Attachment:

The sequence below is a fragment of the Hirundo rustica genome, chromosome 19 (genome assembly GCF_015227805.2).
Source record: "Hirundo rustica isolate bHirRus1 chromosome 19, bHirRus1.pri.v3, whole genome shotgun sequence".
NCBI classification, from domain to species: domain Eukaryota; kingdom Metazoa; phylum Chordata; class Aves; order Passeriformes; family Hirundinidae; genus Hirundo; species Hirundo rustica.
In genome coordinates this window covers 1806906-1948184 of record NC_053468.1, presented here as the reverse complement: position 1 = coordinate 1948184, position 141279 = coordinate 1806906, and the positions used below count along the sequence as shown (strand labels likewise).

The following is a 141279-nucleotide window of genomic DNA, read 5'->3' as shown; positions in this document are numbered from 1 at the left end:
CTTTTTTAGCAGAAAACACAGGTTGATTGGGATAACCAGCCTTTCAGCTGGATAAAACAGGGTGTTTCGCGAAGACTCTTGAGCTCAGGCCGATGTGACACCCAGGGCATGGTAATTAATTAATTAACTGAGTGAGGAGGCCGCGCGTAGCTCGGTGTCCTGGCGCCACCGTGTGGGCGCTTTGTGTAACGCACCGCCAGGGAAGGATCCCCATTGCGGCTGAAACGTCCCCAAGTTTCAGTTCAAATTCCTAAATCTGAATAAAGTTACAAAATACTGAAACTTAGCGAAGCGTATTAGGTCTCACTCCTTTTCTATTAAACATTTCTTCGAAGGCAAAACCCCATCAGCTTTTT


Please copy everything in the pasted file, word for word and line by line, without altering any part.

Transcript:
The sequence below is a fragment of the Hirundo rustica genome, chromosome 19 (genome assembly GCF_015227805.2).
Source record: "Hirundo rustica isolate bHirRus1 chromosome 19, bHirRus1.pri.v3, whole genome shotgun sequence".
NCBI classification, from domain to species: domain Eukaryota; kingdom Metazoa; phylum Chordata; class Aves; order Passeriformes; family Hirundinidae; genus Hirundo; species Hirundo rustica.
In genome coordinates this window covers 1806906-1948184 of record NC_053468.1, presented here as the reverse complement: position 1 = coordinate 1948184, position 141279 = coordinate 1806906, and the positions used below count along the sequence as shown (strand labels likewise).

The following is a 141279-nucleotide window of genomic DNA, read 5'->3' as shown; positions in this document are numbered from 1 at the left end:
CTTTTTTAGCAGAAAACACAGGTTGATTGGGATAACCAGCCTTTCAGCTGGATAAAACAGGGTGTTTCGCGAAGACTCTTGAGCTCAGGCCGATGTGACACCCAGGGCATGGTAATTAATTAATTAACTGAGTGAGGAGGCCGCGCGTAGCTCGGTGTCCTGGCGCCACCGTGTGGGCGCTTTGTGTAACGCACCGCCAGGGAAGGATCCCCATTGCGGCTGAAACGTCCCCAAGTTTCAGTTCAAATTCCTAAATCTGAATAAAGTTACAAAATACTGAAACTTAGCGAAGCGTATTAGGTCTCACTCCTTTTCTATTAAACATTTCTTCGAAGGCAAAACCCCATCAGCTTTTT